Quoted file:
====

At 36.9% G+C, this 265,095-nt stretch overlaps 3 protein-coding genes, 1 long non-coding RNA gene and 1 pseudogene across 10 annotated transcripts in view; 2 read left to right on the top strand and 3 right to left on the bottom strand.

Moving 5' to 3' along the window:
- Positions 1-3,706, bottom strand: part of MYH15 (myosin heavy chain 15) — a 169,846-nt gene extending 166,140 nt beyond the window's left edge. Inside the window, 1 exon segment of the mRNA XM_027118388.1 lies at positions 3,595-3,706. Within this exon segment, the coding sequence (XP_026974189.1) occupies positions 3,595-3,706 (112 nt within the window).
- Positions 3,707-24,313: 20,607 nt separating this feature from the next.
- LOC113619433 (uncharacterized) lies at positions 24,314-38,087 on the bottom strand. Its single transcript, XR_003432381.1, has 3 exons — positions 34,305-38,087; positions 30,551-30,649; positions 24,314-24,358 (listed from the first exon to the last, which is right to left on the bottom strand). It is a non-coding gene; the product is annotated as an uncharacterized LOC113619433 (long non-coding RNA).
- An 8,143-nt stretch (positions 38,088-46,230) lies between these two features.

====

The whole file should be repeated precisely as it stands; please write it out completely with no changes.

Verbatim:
At 36.9% G+C, this 265,095-nt stretch overlaps 3 protein-coding genes, 1 long non-coding RNA gene and 1 pseudogene across 10 annotated transcripts in view; 2 read left to right on the top strand and 3 right to left on the bottom strand.

Moving 5' to 3' along the window:
- Positions 1-3,706, bottom strand: part of MYH15 (myosin heavy chain 15) — a 169,846-nt gene extending 166,140 nt beyond the window's left edge. Inside the window, 1 exon segment of the mRNA XM_027118388.1 lies at positions 3,595-3,706. Within this exon segment, the coding sequence (XP_026974189.1) occupies positions 3,595-3,706 (112 nt within the window).
- Positions 3,707-24,313: 20,607 nt separating this feature from the next.
- LOC113619433 (uncharacterized) lies at positions 24,314-38,087 on the bottom strand. Its single transcript, XR_003432381.1, has 3 exons — positions 34,305-38,087; positions 30,551-30,649; positions 24,314-24,358 (listed from the first exon to the last, which is right to left on the bottom strand). It is a non-coding gene; the product is annotated as an uncharacterized LOC113619433 (long non-coding RNA).
- An 8,143-nt stretch (positions 38,088-46,230) lies between these two features.